K.I.S.S. (Keep it Simple Software)

I had an enjoyable conversation today with a trusts and estates lawyer. She is very good about generating regular email newsletters for her clients, and I was curious about the application she uses. I was somewhat interested in the product myself -- it had a lot of appealing features. Not only did it have extensive email functions, it included a customer relations management tool and some interesting database features.

To my surprise, this attorney hated it.

She described spending many hours trying to learn all the complicated features and still needed to invest additional time to get the desired results. She was set to "downgrade" to a product with fewer features.

I think a lot of lawyers can recount similar experiences, especially those willing to experiment with new technology. They waste a lot of time learning how the tool works, only to discover that it works poorly or does a lot of stuff they don't need it to do. They discover the product is feature rich, but the features are incomplete and awkwardly executed. And, of course, each new feature entails potential conflicts and bugs.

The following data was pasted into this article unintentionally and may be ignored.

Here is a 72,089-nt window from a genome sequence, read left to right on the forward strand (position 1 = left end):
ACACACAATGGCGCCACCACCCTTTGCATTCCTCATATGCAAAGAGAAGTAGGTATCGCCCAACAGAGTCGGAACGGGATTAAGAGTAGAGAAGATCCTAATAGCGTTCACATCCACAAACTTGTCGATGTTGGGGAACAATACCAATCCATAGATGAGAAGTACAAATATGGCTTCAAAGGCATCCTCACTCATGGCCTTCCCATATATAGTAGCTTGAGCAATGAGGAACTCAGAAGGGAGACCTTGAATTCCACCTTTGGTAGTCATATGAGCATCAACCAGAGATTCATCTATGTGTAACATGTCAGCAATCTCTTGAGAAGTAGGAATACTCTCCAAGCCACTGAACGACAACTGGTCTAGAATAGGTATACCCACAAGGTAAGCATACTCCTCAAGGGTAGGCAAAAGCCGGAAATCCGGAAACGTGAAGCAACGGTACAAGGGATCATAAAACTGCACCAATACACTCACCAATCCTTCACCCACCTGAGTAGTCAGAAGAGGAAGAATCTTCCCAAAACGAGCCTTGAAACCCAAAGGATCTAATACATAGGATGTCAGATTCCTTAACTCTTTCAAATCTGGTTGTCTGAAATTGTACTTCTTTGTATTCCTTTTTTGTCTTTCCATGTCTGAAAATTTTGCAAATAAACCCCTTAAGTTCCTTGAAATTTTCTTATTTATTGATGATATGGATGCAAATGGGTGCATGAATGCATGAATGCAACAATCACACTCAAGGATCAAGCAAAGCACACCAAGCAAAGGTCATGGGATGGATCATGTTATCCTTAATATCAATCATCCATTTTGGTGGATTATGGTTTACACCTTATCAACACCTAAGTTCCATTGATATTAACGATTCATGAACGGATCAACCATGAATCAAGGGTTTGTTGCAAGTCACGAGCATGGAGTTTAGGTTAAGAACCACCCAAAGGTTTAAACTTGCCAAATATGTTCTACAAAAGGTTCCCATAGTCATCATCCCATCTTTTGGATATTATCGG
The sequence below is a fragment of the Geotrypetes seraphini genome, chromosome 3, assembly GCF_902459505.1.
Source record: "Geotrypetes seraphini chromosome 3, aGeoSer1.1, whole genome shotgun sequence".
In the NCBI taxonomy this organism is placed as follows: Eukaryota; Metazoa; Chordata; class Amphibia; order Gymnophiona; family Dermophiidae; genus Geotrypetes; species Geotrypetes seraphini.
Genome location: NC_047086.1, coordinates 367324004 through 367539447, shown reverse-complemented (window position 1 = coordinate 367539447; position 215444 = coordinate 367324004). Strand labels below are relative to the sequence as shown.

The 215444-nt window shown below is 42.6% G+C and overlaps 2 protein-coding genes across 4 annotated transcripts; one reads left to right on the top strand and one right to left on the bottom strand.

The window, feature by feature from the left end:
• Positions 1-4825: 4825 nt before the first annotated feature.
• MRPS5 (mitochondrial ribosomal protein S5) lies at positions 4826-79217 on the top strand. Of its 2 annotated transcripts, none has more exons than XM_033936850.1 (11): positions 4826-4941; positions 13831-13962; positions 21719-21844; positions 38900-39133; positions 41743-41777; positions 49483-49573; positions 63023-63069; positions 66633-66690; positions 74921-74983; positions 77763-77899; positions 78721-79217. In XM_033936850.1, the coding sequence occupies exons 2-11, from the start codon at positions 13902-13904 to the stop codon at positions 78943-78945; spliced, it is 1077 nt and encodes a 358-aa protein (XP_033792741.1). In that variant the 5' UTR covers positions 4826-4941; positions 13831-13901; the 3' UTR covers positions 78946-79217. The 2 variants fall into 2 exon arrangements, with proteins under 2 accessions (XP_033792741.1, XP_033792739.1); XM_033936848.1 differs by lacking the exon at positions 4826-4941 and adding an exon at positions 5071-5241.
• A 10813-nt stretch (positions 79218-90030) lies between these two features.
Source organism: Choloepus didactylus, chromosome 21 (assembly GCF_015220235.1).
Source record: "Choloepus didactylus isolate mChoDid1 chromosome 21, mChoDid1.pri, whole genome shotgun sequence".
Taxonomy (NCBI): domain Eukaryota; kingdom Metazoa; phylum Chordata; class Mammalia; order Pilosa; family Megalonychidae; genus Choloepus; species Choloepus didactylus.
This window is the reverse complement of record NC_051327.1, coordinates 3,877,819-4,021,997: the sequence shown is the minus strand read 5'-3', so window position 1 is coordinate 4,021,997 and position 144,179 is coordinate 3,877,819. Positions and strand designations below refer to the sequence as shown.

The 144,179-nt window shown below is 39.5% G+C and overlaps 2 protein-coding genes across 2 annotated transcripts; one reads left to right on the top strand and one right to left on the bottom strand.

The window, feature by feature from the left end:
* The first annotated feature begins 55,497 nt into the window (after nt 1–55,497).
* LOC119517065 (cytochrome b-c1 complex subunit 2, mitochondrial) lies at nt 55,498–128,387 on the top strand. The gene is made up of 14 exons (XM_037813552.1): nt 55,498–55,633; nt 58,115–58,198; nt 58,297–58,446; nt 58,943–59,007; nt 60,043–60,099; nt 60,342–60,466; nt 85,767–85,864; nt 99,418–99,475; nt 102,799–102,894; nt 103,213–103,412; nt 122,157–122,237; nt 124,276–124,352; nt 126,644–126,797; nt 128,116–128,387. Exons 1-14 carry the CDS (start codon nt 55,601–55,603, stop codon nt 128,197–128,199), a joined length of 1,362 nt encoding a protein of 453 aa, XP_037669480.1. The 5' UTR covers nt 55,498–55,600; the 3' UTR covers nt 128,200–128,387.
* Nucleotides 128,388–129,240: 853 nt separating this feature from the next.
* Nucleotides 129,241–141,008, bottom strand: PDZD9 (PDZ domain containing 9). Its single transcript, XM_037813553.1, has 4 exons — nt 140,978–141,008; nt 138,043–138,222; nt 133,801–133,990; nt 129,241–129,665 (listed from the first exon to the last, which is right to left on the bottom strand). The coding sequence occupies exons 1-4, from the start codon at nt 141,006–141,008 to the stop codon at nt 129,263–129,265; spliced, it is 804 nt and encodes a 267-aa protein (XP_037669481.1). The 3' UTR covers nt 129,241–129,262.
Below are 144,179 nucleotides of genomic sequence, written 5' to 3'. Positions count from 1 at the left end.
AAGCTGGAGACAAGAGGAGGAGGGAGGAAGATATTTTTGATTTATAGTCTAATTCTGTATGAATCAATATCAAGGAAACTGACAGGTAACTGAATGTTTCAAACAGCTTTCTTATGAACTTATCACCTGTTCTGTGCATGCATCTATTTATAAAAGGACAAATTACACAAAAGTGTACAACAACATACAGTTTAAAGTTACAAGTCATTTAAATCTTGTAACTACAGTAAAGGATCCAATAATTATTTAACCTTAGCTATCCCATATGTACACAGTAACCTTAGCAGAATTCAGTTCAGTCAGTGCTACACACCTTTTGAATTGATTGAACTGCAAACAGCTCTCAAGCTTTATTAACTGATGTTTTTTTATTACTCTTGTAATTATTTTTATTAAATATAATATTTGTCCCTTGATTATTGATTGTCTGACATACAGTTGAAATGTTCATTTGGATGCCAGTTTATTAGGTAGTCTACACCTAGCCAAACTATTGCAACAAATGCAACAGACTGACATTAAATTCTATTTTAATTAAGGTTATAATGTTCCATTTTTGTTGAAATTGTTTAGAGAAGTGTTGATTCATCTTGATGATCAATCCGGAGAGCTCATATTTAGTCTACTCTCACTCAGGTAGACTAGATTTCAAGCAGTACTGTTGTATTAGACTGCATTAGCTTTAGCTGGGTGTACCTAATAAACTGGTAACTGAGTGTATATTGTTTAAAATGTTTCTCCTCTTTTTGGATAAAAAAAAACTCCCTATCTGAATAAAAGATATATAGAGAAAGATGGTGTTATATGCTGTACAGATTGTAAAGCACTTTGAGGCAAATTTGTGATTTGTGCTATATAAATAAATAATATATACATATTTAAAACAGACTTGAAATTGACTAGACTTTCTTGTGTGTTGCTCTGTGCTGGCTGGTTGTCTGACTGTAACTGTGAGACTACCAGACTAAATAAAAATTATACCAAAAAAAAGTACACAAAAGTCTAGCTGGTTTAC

The converse also seems true. Simple but well executed applications are a joy. Elegant solutions are satisfying.

When I got the iPhone, for example, I initially was disappointed by the inability to customize. And, when compared to my BlackBerry, certain features seemed to be missing. Over time, however, the missing features have translated into improved usability, flatter learning curves -- and frankly, fun. What I really need is included and done well.  As a result, I'm more efficient and less frustrated.

Heavy technology users want to customize applications and they reflexively search for new features. We think of customization as a way to better match the application to our idiosyncrasies. We want features to maximize utility. But in reality, this isn't about optimization. Usually we customize and employ features just to make applications work, as compensation for poor design.

Technology consumers should resist their initial impulses -- our instincts have been mistrained. Forget about the nifty features. Find something simple that actually works.

D. Mark Jackson

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